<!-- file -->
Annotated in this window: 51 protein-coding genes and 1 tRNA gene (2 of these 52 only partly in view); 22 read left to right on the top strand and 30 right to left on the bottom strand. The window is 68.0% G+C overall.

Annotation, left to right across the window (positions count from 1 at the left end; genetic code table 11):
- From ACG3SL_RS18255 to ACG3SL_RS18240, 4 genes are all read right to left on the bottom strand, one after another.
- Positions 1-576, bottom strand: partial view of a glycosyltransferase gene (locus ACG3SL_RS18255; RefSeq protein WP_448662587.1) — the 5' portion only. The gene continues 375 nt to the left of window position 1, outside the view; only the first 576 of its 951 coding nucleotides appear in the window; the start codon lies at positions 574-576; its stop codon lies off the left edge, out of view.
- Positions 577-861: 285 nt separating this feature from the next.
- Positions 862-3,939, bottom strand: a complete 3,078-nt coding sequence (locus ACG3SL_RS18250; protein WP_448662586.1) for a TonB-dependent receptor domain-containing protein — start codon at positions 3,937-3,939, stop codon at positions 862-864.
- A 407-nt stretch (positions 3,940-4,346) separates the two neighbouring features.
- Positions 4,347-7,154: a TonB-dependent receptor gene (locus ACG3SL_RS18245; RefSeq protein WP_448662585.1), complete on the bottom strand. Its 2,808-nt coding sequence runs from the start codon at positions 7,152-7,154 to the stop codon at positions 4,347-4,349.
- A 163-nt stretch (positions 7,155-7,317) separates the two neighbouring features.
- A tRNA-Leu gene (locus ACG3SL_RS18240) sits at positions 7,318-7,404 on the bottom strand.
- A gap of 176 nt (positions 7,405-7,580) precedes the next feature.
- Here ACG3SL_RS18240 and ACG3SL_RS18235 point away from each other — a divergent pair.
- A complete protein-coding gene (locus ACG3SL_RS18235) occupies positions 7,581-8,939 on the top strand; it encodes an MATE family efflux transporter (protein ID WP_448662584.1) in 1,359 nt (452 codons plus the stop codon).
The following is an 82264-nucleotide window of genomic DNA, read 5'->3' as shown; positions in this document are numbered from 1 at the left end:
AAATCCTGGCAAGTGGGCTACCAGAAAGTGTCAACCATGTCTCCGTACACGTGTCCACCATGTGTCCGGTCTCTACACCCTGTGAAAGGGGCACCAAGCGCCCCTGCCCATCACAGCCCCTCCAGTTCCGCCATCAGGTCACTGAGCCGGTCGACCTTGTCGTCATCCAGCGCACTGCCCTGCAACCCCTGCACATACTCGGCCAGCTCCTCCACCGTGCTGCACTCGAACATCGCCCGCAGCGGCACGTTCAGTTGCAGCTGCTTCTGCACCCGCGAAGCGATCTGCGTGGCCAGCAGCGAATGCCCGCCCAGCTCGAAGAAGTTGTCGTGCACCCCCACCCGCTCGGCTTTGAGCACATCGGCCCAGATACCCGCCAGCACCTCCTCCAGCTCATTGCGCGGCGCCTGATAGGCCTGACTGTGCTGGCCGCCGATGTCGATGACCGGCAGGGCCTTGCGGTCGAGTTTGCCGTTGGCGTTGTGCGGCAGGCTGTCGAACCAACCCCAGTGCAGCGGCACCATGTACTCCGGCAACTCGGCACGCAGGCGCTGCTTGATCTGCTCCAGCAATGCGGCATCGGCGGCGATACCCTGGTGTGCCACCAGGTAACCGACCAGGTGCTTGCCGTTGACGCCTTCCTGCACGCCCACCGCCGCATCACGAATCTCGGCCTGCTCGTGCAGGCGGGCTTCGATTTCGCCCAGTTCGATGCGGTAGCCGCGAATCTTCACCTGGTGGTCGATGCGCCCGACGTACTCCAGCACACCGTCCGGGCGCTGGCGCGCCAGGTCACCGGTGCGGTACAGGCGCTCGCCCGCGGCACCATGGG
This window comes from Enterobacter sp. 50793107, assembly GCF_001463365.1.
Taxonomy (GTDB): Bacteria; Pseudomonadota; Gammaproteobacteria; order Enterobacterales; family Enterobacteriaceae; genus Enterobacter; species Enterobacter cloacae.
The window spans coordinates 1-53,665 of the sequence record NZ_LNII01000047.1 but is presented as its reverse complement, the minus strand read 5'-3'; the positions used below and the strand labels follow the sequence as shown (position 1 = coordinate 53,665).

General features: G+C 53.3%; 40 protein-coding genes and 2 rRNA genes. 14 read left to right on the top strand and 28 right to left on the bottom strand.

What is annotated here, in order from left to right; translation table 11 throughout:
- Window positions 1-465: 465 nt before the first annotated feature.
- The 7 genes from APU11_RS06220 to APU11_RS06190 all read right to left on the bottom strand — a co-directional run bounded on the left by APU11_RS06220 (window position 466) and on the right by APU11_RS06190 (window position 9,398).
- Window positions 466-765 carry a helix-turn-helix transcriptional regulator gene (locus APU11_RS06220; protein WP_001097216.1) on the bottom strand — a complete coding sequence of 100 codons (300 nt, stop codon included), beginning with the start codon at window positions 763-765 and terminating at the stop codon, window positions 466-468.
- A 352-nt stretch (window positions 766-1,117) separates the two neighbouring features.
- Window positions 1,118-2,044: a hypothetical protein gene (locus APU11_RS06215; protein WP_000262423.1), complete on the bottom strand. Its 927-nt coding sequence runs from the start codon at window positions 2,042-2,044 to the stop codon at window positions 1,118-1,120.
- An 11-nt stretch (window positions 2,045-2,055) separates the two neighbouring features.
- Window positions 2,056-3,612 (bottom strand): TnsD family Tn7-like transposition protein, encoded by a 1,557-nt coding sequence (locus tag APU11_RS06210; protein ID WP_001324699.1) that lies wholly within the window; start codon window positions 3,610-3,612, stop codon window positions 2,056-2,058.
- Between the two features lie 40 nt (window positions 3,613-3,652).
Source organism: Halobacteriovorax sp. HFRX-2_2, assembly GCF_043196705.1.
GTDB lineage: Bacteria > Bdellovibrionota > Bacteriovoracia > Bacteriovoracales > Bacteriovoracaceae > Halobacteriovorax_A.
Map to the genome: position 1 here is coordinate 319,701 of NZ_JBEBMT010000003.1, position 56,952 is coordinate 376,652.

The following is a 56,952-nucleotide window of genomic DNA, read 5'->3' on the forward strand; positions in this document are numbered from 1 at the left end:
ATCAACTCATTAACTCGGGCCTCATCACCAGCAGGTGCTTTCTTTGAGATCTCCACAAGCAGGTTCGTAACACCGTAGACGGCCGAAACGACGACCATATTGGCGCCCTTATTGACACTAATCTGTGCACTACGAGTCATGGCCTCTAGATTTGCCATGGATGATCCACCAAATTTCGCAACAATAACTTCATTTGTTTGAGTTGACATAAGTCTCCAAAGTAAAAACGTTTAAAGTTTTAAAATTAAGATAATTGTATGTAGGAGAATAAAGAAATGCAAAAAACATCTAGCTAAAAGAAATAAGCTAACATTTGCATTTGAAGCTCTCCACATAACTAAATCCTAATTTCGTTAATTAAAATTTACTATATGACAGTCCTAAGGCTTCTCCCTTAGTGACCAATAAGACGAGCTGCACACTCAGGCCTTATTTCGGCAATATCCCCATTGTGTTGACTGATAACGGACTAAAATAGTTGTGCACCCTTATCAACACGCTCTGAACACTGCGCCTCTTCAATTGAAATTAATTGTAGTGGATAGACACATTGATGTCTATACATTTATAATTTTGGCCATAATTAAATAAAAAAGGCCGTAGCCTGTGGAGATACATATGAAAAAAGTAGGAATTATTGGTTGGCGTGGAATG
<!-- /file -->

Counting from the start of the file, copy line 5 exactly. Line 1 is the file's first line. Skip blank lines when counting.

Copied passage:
- Positions 577-861: 285 nt separating this feature from the next.